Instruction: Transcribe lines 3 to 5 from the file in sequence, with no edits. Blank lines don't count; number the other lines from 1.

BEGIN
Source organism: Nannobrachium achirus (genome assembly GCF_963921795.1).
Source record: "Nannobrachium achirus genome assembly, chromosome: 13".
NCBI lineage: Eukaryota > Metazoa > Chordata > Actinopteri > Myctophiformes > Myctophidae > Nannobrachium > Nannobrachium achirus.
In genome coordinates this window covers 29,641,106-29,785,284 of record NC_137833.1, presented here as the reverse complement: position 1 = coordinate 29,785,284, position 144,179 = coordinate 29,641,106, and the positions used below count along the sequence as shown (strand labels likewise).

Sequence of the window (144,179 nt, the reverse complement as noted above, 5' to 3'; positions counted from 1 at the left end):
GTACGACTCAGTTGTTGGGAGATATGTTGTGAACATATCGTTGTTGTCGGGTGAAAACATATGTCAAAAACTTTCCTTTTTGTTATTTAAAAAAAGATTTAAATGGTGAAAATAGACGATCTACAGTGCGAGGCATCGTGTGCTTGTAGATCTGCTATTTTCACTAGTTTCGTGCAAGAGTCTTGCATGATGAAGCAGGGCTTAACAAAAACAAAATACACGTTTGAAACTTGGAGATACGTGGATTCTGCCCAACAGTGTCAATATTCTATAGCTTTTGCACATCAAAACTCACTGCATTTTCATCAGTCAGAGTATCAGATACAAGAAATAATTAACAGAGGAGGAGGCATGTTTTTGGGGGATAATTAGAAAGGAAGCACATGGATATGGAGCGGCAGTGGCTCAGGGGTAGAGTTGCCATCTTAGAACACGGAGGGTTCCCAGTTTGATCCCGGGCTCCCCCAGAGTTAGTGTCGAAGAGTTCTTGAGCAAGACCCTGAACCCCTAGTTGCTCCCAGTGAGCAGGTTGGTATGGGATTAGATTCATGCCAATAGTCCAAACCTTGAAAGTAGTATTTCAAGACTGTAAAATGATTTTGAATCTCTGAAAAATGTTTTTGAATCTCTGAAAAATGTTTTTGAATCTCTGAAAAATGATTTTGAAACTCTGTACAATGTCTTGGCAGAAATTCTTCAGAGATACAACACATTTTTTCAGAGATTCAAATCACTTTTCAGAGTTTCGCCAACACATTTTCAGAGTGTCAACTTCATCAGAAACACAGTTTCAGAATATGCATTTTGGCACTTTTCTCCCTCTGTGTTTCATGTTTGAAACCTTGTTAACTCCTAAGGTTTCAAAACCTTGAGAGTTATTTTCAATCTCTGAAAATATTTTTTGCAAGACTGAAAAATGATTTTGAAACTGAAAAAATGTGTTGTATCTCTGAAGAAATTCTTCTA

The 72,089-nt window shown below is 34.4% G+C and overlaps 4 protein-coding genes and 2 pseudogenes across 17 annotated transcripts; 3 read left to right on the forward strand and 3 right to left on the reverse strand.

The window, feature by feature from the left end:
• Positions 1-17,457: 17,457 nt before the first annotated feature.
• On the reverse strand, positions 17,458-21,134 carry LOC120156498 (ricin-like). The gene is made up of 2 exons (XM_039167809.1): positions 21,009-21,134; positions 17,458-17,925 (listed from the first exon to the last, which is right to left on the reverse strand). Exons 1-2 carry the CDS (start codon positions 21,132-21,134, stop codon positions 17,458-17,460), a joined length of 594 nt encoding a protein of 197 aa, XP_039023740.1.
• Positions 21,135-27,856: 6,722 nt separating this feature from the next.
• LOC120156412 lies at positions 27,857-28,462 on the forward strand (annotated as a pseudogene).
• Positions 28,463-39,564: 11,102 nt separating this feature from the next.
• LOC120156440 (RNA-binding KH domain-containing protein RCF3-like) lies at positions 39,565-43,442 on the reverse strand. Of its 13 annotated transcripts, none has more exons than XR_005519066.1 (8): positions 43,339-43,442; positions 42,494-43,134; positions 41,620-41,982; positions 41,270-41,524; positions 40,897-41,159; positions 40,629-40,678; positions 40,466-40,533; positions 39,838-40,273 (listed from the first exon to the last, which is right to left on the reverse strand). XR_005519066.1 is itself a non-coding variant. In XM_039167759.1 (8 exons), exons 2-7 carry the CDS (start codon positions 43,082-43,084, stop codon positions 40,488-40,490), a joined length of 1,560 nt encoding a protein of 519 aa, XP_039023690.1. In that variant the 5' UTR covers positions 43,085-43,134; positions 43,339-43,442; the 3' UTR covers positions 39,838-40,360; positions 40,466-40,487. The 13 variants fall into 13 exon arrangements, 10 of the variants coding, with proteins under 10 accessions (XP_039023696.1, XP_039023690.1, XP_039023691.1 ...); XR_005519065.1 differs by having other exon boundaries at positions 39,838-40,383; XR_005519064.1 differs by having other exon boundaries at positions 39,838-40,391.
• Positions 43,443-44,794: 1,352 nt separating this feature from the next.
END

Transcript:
NCBI lineage: Eukaryota > Metazoa > Chordata > Actinopteri > Myctophiformes > Myctophidae > Nannobrachium > Nannobrachium achirus.
In genome coordinates this window covers 29,641,106-29,785,284 of record NC_137833.1, presented here as the reverse complement: position 1 = coordinate 29,785,284, position 144,179 = coordinate 29,641,106, and the positions used below count along the sequence as shown (strand labels likewise).

Sequence of the window (144,179 nt, the reverse complement as noted above, 5' to 3'; positions counted from 1 at the left end):